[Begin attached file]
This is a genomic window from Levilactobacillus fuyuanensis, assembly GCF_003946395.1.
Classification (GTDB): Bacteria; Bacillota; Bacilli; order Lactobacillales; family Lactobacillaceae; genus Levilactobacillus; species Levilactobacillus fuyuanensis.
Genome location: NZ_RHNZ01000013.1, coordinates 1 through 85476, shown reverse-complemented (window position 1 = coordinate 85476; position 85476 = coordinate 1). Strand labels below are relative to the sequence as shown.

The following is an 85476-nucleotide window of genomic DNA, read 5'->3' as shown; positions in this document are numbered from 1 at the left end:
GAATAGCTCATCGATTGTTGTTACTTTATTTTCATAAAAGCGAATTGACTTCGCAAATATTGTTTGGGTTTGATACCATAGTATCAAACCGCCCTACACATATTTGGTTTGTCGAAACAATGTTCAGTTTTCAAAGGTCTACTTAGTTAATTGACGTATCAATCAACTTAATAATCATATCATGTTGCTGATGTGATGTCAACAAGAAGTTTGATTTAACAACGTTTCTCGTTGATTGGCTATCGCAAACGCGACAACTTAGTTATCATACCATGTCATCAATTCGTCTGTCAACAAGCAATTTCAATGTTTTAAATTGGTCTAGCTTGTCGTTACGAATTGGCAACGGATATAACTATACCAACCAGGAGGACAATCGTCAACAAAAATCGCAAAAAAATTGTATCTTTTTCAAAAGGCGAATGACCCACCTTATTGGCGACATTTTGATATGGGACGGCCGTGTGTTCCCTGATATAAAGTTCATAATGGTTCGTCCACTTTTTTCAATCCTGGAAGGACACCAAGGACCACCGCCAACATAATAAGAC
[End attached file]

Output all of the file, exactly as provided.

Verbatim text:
This is a genomic window from Levilactobacillus fuyuanensis, assembly GCF_003946395.1.
Classification (GTDB): Bacteria; Bacillota; Bacilli; order Lactobacillales; family Lactobacillaceae; genus Levilactobacillus; species Levilactobacillus fuyuanensis.
Genome location: NZ_RHNZ01000013.1, coordinates 1 through 85476, shown reverse-complemented (window position 1 = coordinate 85476; position 85476 = coordinate 1). Strand labels below are relative to the sequence as shown.

The following is an 85476-nucleotide window of genomic DNA, read 5'->3' as shown; positions in this document are numbered from 1 at the left end:
GAATAGCTCATCGATTGTTGTTACTTTATTTTCATAAAAGCGAATTGACTTCGCAAATATTGTTTGGGTTTGATACCATAGTATCAAACCGCCCTACACATATTTGGTTTGTCGAAACAATGTTCAGTTTTCAAAGGTCTACTTAGTTAATTGACGTATCAATCAACTTAATAATCATATCATGTTGCTGATGTGATGTCAACAAGAAGTTTGATTTAACAACGTTTCTCGTTGATTGGCTATCGCAAACGCGACAACTTAGTTATCATACCATGTCATCAATTCGTCTGTCAACAAGCAATTTCAATGTTTTAAATTGGTCTAGCTTGTCGTTACGAATTGGCAACGGATATAACTATACCAACCAGGAGGACAATCGTCAACAAAAATCGCAAAAAAATTGTATCTTTTTCAAAAGGCGAATGACCCACCTTATTGGCGACATTTTGATATGGGACGGCCGTGTGTTCCCTGATATAAAGTTCATAATGGTTCGTCCACTTTTTTCAATCCTGGAAGGACACCAAGGACCACCGCCAACATAATAAGAC